“There are three kinds of lies. “Lies, damned lies and statistics.”
This quotation is often attributed to former British Prime Minister Benjamin Disraeli, although the coinage is in doubt. Personally, my money is on Mark Twain. Not because of any particular knowledge but because it sure sounds like something he’d come up with.
In general, I’m in agreement with the assessment of the use of numerical analysis to bolster weak arguments. I’m in the business of making presentations and I can make a graph dance with data designed to show only the side I want you to see. I don’t mess with the data, only the way the data is depicted in the picture. It’s not remarkable, but you’d be surprised how many presenters don’t pay attention to the power of their pictures and how many audiences don’t realize they’re being manipulated.
With that said, I present three charts that are making their way around the Internets now that we’re done with the Hurricane Hysteria (for now). The data in the charts is not complicated and therefore not subject to the kind of manipulation discussed above (that’s the way to tell if you’re being toyed with–ask yourself about the underlying complexity of the data. If it should be simple but appears complex, you’re being played). All three charts concern federal spending and the budget deficit. The data is sourced from the Budget of The United States and the Bureau of Labor Statistics. I have not independently sourced or verified the data.
The charts were originally produced here, and the author of that site is responsible for the captioning (of which I’m not necessarily a fan). Further, I think that the accuracy of the estimates for 2012 and 2013 should be highly discounted, given the dismal performance of the U.S. economy. I think it’s fair to say that the only way the numbers depicted become reality is with a rather substantial economic turnaround–one that has not made itself apparent at this point.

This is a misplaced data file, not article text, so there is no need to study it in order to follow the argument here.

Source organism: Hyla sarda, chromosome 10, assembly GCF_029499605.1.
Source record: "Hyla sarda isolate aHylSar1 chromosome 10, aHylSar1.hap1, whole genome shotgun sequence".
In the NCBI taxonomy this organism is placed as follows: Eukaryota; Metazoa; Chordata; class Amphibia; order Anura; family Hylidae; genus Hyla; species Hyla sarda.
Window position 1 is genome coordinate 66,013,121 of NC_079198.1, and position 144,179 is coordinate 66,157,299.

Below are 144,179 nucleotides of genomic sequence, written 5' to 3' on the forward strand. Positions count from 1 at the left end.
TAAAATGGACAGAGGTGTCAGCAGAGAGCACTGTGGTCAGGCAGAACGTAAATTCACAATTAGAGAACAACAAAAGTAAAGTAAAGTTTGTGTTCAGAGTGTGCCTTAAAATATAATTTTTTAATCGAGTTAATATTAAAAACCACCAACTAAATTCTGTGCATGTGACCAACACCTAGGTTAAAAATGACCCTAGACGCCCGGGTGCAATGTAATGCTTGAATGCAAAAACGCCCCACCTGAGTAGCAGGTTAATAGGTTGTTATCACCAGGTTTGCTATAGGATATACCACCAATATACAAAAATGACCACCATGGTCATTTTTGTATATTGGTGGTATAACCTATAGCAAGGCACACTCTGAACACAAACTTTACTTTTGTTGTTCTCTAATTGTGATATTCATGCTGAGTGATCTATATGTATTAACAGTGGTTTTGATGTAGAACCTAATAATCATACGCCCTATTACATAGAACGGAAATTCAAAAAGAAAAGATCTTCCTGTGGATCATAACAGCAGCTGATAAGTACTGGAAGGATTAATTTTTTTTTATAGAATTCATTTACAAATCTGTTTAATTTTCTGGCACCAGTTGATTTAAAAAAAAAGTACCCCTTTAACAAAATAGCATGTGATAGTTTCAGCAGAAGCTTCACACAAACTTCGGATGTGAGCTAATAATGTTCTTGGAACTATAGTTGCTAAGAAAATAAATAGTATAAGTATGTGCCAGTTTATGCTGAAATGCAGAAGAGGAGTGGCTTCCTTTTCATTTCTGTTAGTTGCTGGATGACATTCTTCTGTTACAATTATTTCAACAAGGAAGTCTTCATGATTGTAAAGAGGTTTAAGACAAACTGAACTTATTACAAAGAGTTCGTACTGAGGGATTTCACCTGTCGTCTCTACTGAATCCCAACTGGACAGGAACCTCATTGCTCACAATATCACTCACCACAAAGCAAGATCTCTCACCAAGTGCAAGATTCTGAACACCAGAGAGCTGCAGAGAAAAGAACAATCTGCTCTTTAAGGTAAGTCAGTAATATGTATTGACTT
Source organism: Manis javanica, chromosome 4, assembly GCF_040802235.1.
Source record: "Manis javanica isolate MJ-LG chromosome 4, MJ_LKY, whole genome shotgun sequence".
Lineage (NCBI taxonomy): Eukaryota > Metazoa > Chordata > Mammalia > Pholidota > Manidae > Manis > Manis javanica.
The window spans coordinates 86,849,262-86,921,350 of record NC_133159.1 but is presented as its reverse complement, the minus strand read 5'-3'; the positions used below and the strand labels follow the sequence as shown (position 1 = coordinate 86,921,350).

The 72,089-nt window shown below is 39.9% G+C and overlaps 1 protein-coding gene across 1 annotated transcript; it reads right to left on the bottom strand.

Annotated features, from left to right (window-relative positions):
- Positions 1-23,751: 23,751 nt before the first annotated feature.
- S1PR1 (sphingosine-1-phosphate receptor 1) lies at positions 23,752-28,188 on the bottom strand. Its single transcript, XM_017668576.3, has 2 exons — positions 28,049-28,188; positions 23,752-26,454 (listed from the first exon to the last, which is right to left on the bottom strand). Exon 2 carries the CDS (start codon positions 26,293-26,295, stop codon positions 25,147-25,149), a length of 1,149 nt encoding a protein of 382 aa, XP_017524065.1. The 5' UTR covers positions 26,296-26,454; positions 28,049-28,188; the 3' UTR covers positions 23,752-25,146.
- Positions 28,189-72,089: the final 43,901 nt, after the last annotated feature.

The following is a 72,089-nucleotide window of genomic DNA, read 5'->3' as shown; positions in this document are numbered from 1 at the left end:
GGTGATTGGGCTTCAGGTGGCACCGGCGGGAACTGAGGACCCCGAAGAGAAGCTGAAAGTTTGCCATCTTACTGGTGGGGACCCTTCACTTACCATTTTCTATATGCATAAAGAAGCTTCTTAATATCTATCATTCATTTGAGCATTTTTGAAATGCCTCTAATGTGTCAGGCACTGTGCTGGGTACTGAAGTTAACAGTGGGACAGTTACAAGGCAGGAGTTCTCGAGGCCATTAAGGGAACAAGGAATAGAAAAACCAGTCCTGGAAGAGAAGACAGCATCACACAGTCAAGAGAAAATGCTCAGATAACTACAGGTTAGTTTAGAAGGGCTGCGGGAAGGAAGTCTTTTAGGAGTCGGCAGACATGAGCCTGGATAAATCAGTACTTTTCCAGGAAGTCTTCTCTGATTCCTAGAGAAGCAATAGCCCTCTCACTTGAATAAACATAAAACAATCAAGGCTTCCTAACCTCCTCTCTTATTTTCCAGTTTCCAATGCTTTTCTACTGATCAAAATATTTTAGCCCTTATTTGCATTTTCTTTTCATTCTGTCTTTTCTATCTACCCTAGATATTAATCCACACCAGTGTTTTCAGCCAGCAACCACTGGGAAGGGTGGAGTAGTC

Recently, former Bush II speech-writer David Frum (author of the phrase “axis of evil” and other bell-ringers) wrote what I think is the most provocative and eye-opening couple sentences about the state of political discourse and economic thought and information on his blog, FrumForum.
Imagine, if you will, someone who read only the Wall Street Journal editorial page between 2000 and 2011, and someone in the same period who read only the collected columns of Paul Krugman. Which reader would have been better informed about the realities of the current economic crisis? The answer, I think, should give us pause. Can it be that our enemies were right?
So, in the interest of providing information that might run counter to your current thinking on the topic and with all the caveats noted above, here are the graphs.